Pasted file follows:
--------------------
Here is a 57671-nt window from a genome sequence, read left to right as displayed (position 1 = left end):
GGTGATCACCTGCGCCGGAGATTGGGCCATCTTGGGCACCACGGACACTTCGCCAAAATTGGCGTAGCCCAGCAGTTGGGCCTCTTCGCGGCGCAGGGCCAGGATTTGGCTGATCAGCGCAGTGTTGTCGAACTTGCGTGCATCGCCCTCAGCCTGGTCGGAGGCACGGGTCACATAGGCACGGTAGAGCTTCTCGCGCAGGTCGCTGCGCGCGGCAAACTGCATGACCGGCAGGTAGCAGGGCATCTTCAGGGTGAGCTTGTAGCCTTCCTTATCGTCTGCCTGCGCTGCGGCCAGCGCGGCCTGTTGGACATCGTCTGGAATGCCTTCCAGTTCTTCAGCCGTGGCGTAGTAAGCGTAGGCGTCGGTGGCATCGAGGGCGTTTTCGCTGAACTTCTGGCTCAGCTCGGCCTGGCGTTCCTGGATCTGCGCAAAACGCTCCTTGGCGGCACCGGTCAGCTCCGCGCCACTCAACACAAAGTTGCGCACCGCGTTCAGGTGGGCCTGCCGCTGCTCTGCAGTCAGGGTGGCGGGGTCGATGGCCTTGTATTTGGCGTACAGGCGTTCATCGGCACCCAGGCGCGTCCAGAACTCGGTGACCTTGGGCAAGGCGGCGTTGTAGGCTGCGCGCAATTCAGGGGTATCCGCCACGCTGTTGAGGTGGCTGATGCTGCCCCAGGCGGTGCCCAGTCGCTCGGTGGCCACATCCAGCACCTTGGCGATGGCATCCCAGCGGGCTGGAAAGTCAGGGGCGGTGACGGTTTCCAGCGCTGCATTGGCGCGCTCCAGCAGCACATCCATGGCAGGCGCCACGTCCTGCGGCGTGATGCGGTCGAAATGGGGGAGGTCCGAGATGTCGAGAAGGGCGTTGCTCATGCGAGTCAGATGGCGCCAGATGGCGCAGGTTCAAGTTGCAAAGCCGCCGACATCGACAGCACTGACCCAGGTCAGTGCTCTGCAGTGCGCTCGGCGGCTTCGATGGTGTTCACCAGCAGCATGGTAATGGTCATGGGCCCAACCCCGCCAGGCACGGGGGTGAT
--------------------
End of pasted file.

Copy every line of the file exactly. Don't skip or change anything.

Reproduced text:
Here is a 57671-nt window from a genome sequence, read left to right as displayed (position 1 = left end):
GGTGATCACCTGCGCCGGAGATTGGGCCATCTTGGGCACCACGGACACTTCGCCAAAATTGGCGTAGCCCAGCAGTTGGGCCTCTTCGCGGCGCAGGGCCAGGATTTGGCTGATCAGCGCAGTGTTGTCGAACTTGCGTGCATCGCCCTCAGCCTGGTCGGAGGCACGGGTCACATAGGCACGGTAGAGCTTCTCGCGCAGGTCGCTGCGCGCGGCAAACTGCATGACCGGCAGGTAGCAGGGCATCTTCAGGGTGAGCTTGTAGCCTTCCTTATCGTCTGCCTGCGCTGCGGCCAGCGCGGCCTGTTGGACATCGTCTGGAATGCCTTCCAGTTCTTCAGCCGTGGCGTAGTAAGCGTAGGCGTCGGTGGCATCGAGGGCGTTTTCGCTGAACTTCTGGCTCAGCTCGGCCTGGCGTTCCTGGATCTGCGCAAAACGCTCCTTGGCGGCACCGGTCAGCTCCGCGCCACTCAACACAAAGTTGCGCACCGCGTTCAGGTGGGCCTGCCGCTGCTCTGCAGTCAGGGTGGCGGGGTCGATGGCCTTGTATTTGGCGTACAGGCGTTCATCGGCACCCAGGCGCGTCCAGAACTCGGTGACCTTGGGCAAGGCGGCGTTGTAGGCTGCGCGCAATTCAGGGGTATCCGCCACGCTGTTGAGGTGGCTGATGCTGCCCCAGGCGGTGCCCAGTCGCTCGGTGGCCACATCCAGCACCTTGGCGATGGCATCCCAGCGGGCTGGAAAGTCAGGGGCGGTGACGGTTTCCAGCGCTGCATTGGCGCGCTCCAGCAGCACATCCATGGCAGGCGCCACGTCCTGCGGCGTGATGCGGTCGAAATGGGGGAGGTCCGAGATGTCGAGAAGGGCGTTGCTCATGCGAGTCAGATGGCGCCAGATGGCGCAGGTTCAAGTTGCAAAGCCGCCGACATCGACAGCACTGACCCAGGTCAGTGCTCTGCAGTGCGCTCGGCGGCTTCGATGGTGTTCACCAGCAGCATGGTAATGGTCATGGGCCCAACCCCGCCAGGCACGGGGGTGAT